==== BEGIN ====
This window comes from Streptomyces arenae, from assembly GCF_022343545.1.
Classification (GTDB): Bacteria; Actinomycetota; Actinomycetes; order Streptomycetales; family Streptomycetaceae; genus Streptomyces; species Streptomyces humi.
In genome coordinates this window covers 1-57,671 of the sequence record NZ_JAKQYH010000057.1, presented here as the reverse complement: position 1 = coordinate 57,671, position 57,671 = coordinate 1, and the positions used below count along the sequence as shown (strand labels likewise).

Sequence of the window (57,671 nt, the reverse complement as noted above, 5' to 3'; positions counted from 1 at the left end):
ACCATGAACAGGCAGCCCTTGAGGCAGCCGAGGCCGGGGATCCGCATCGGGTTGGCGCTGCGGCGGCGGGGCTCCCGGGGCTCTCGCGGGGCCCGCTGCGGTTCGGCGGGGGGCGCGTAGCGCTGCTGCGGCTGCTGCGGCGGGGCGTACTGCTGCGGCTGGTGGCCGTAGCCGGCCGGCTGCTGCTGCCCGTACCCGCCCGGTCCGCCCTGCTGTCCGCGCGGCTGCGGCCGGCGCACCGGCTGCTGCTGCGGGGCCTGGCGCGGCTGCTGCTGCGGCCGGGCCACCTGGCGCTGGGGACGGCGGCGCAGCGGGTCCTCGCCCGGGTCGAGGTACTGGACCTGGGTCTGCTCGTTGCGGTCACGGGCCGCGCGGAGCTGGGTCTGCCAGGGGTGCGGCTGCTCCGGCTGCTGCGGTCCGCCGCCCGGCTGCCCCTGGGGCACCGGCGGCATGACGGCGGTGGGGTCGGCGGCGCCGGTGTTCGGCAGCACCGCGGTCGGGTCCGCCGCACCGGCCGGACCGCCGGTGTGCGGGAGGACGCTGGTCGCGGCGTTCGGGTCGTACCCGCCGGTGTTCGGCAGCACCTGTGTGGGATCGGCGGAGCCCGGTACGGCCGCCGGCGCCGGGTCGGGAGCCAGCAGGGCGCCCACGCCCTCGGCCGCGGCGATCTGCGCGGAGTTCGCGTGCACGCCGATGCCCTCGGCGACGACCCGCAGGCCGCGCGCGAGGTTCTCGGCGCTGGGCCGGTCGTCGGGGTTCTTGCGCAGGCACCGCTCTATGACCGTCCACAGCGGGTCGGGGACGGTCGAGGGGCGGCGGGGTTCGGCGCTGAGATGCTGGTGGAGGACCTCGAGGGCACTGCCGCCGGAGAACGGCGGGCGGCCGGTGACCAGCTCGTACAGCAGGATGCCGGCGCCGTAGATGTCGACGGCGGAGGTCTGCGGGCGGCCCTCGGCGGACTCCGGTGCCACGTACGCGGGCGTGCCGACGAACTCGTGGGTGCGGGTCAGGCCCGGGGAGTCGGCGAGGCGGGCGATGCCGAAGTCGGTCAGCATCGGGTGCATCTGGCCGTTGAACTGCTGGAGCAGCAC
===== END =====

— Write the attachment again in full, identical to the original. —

This window comes from Streptomyces arenae, from assembly GCF_022343545.1.
Classification (GTDB): Bacteria; Actinomycetota; Actinomycetes; order Streptomycetales; family Streptomycetaceae; genus Streptomyces; species Streptomyces humi.
In genome coordinates this window covers 1-57,671 of the sequence record NZ_JAKQYH010000057.1, presented here as the reverse complement: position 1 = coordinate 57,671, position 57,671 = coordinate 1, and the positions used below count along the sequence as shown (strand labels likewise).

Sequence of the window (57,671 nt, the reverse complement as noted above, 5' to 3'; positions counted from 1 at the left end):
ACCATGAACAGGCAGCCCTTGAGGCAGCCGAGGCCGGGGATCCGCATCGGGTTGGCGCTGCGGCGGCGGGGCTCCCGGGGCTCTCGCGGGGCCCGCTGCGGTTCGGCGGGGGGCGCGTAGCGCTGCTGCGGCTGCTGCGGCGGGGCGTACTGCTGCGGCTGGTGGCCGTAGCCGGCCGGCTGCTGCTGCCCGTACCCGCCCGGTCCGCCCTGCTGTCCGCGCGGCTGCGGCCGGCGCACCGGCTGCTGCTGCGGGGCCTGGCGCGGCTGCTGCTGCGGCCGGGCCACCTGGCGCTGGGGACGGCGGCGCAGCGGGTCCTCGCCCGGGTCGAGGTACTGGACCTGGGTCTGCTCGTTGCGGTCACGGGCCGCGCGGAGCTGGGTCTGCCAGGGGTGCGGCTGCTCCGGCTGCTGCGGTCCGCCGCCCGGCTGCCCCTGGGGCACCGGCGGCATGACGGCGGTGGGGTCGGCGGCGCCGGTGTTCGGCAGCACCGCGGTCGGGTCCGCCGCACCGGCCGGACCGCCGGTGTGCGGGAGGACGCTGGTCGCGGCGTTCGGGTCGTACCCGCCGGTGTTCGGCAGCACCTGTGTGGGATCGGCGGAGCCCGGTACGGCCGCCGGCGCCGGGTCGGGAGCCAGCAGGGCGCCCACGCCCTCGGCCGCGGCGATCTGCGCGGAGTTCGCGTGCACGCCGATGCCCTCGGCGACGACCCGCAGGCCGCGCGCGAGGTTCTCGGCGCTGGGCCGGTCGTCGGGGTTCTTGCGCAGGCACCGCTCTATGACCGTCCACAGCGGGTCGGGGACGGTCGAGGGGCGGCGGGGTTCGGCGCTGAGATGCTGGTGGAGGACCTCGAGGGCACTGCCGCCGGAGAACGGCGGGCGGCCGGTGACCAGCTCGTACAGCAGGATGCCGGCGCCGTAGATGTCGACGGCGGAGGTCTGCGGGCGGCCCTCGGCGGACTCCGGTGCCACGTACGCGGGCGTGCCGACGAACTCGTGGGTGCGGGTCAGGCCCGGGGAGTCGGCGAGGCGGGCGATGCCGAAGTCGGTCAGCATCGGGTGCATCTGGCCGTTGAACTGCTGGAGCAGCAC